Mrs Mehrshad Radmehr, Newcastle University
The aim of this thesis is to explore the use of different stated preferences methods to estimate willingness to pay for adopting micro-generation solar systems. It uses a case study in North Cyprus. Households’ preferences and choice for generating electricity on their premises were assessed by contingent valuation (CV) and choice experiments (CEs).
CV was employed to estimate individuals’ willingness to pay (WTP) for micro-generation solar technology, and also willingness to accept (WTA) compensation for loss of amenity and feed-in tariff. The data comprised a survey of 369 individuals through the face-to-face interviews. The survey was split between two separate CV experiments, one using open-ended questions, and another with the double-bounded format. A Becker-DeGroot-Marschak (BDM) incentive compatible experimental approach was adopted with a cheap-talk to reduce the strategic behaviour and hypothetical biases.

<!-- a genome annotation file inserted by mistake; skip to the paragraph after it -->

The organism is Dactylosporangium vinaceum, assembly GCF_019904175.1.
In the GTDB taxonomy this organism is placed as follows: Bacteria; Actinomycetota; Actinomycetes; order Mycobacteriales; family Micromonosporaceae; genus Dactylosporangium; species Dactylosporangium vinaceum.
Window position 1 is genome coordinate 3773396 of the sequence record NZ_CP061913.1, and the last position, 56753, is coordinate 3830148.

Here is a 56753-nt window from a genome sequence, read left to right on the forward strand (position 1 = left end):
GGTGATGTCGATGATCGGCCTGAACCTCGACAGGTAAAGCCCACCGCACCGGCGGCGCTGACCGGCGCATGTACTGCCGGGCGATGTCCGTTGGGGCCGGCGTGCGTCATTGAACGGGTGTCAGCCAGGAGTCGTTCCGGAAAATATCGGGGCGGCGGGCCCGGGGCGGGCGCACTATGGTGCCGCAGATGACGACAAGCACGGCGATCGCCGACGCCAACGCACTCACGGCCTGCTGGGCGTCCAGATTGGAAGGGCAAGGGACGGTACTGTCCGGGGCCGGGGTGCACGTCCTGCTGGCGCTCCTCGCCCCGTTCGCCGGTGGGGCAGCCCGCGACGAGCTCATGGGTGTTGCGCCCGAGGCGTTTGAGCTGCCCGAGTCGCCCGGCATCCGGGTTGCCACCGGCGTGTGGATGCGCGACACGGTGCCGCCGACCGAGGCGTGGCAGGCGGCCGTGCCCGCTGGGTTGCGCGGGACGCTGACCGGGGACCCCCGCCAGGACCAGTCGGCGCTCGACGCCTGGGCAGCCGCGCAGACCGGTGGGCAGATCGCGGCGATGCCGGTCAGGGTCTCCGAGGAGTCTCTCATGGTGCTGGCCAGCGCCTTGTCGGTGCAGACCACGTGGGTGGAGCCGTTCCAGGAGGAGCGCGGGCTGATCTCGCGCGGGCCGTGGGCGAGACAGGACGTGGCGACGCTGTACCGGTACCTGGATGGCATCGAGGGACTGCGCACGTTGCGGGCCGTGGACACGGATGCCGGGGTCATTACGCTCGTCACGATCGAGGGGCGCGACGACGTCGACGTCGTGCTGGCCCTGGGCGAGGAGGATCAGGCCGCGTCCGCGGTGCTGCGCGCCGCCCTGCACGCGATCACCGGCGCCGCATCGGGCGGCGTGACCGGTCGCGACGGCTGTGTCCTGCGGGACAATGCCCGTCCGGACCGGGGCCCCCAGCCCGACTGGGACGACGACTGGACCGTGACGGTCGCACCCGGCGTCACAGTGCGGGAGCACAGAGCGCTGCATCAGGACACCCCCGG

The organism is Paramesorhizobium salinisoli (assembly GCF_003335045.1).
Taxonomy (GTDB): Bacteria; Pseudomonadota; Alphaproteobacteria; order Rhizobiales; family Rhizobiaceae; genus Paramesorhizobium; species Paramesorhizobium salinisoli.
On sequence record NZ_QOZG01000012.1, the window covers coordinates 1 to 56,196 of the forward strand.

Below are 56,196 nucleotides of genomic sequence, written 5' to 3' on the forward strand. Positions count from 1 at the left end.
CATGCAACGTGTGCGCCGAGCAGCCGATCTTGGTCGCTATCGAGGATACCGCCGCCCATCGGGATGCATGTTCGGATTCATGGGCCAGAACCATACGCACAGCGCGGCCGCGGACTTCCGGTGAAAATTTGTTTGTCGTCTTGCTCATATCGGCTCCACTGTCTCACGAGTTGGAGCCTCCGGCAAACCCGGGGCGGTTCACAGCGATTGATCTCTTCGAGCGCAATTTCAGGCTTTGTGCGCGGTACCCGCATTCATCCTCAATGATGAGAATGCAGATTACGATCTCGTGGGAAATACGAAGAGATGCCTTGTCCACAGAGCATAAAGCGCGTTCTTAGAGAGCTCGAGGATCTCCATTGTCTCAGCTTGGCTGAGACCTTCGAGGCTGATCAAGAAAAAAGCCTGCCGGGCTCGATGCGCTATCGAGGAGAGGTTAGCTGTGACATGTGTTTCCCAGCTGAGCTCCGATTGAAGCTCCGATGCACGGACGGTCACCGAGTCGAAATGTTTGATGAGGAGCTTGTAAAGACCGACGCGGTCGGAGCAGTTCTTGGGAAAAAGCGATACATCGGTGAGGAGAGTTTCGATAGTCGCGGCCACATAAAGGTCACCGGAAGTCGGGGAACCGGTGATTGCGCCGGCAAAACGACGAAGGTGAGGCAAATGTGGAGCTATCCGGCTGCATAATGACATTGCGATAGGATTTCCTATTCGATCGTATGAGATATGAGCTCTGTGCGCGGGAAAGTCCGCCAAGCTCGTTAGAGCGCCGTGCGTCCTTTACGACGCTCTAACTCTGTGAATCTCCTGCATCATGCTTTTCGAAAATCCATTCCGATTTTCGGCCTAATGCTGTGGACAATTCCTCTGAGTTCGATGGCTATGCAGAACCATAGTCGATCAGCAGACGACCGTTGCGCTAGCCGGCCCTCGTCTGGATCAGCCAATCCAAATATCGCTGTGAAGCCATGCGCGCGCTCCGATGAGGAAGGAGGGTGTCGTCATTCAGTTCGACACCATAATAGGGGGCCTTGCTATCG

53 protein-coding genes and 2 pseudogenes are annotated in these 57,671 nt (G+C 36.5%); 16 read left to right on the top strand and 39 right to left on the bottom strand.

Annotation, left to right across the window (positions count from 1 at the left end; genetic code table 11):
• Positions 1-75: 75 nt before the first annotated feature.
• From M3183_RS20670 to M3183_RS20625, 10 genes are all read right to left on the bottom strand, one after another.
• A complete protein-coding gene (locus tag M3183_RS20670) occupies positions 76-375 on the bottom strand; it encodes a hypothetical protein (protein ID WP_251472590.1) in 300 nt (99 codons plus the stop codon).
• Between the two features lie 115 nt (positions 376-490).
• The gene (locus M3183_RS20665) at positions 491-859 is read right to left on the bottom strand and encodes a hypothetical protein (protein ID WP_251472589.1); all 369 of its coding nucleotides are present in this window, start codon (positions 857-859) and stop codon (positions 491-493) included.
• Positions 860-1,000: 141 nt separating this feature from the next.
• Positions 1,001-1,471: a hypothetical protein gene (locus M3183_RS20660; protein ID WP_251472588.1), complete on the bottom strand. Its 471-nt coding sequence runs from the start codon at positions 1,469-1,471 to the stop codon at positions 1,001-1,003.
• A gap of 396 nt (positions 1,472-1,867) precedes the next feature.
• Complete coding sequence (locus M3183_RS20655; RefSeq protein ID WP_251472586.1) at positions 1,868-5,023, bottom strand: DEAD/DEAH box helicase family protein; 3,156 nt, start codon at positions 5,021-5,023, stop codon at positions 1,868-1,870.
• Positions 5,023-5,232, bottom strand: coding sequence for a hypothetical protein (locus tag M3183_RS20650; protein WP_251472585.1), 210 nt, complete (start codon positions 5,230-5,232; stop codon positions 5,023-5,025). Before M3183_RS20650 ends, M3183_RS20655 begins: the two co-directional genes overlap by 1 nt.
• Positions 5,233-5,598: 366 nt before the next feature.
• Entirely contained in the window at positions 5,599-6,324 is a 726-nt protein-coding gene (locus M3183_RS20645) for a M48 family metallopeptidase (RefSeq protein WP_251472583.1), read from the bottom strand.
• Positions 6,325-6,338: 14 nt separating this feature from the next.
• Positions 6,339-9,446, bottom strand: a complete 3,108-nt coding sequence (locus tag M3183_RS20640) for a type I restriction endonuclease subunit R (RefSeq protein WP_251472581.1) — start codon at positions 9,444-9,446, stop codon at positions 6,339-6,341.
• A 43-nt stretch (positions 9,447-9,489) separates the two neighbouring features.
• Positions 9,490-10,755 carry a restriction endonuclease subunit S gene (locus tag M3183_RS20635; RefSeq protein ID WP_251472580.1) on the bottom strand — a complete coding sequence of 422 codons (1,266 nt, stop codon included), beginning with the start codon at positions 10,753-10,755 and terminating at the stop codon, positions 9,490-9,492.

Additionally, a CE survey of 205 respondents was carried out to evaluate the attributes that influence respondents’ choice for adopting micro-generation solar panels. The attributes comprised a government subsidy, feed-in tariff, investment cost, saving energy, and space required for installation. Respondents were asked to choose between their most preferred alternative, from two hypothetical scenarios of attributes and the status quo (do nothing).
One of the important findings of this thesis is the significance of the suggested experimental approach, which enabled the convergence of WTA/WTP values. The contribution of this thesis relies on the use of BDM with CV, as well as the CE, to value preferences for micro-generation solar panel adoption. This is the first application of the BDM and CE methods to evaluate solar technology in Northern Cyprus.